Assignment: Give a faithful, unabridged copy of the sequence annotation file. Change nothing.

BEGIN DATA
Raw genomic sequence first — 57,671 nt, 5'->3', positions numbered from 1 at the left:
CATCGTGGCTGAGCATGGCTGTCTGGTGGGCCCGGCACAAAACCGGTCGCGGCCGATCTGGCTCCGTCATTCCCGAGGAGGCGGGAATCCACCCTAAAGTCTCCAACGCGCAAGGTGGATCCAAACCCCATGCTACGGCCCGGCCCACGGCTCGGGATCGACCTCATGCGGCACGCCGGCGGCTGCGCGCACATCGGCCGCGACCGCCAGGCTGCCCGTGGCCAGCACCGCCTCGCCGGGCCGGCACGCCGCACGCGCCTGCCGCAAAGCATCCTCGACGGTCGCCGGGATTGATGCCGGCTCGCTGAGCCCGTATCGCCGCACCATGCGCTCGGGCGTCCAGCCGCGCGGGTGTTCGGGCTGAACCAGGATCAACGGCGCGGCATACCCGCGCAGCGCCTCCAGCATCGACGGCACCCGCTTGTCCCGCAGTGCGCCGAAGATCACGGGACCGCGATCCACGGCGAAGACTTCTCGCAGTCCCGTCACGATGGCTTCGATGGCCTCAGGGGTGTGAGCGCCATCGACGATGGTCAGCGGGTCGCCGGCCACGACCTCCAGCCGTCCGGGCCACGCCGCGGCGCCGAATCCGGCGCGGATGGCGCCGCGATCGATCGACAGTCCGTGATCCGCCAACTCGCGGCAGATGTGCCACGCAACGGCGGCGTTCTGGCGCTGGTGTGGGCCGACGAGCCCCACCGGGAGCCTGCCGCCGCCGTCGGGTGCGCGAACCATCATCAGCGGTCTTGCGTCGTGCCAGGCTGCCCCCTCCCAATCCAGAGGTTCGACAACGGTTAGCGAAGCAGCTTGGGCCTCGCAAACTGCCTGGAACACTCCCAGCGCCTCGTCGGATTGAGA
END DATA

Raw genomic sequence first — 57,671 nt, 5'->3', positions numbered from 1 at the left:
CATCGTGGCTGAGCATGGCTGTCTGGTGGGCCCGGCACAAAACCGGTCGCGGCCGATCTGGCTCCGTCATTCCCGAGGAGGCGGGAATCCACCCTAAAGTCTCCAACGCGCAAGGTGGATCCAAACCCCATGCTACGGCCCGGCCCACGGCTCGGGATCGACCTCATGCGGCACGCCGGCGGCTGCGCGCACATCGGCCGCGACCGCCAGGCTGCCCGTGGCCAGCACCGCCTCGCCGGGCCGGCACGCCGCACGCGCCTGCCGCAAAGCATCCTCGACGGTCGCCGGGATTGATGCCGGCTCGCTGAGCCCGTATCGCCGCACCATGCGCTCGGGCGTCCAGCCGCGCGGGTGTTCGGGCTGAACCAGGATCAACGGCGCGGCATACCCGCGCAGCGCCTCCAGCATCGACGGCACCCGCTTGTCCCGCAGTGCGCCGAAGATCACGGGACCGCGATCCACGGCGAAGACTTCTCGCAGTCCCGTCACGATGGCTTCGATGGCCTCAGGGGTGTGAGCGCCATCGACGATGGTCAGCGGGTCGCCGGCCACGACCTCCAGCCGTCCGGGCCACGCCGCGGCGCCGAATCCGGCGCGGATGGCGCCGCGATCGATCGACAGTCCGTGATCCGCCAACTCGCGGCAGATGTGCCACGCAACGGCGGCGTTCTGGCGCTGGTGTGGGCCGACGAGCCCCACCGGGAGCCTGCCGCCGCCGTCGGGTGCGCGAACCATCATCAGCGGTCTTGCGTCGTGCCAGGCTGCCCCCTCCCAATCCAGAGGTTCGACAACGGTTAGCGAAGCAGCTTGGGCCTCGCAAACTGCCTGGAACACTCCCAGCGCCTCGTCGGATTGAGA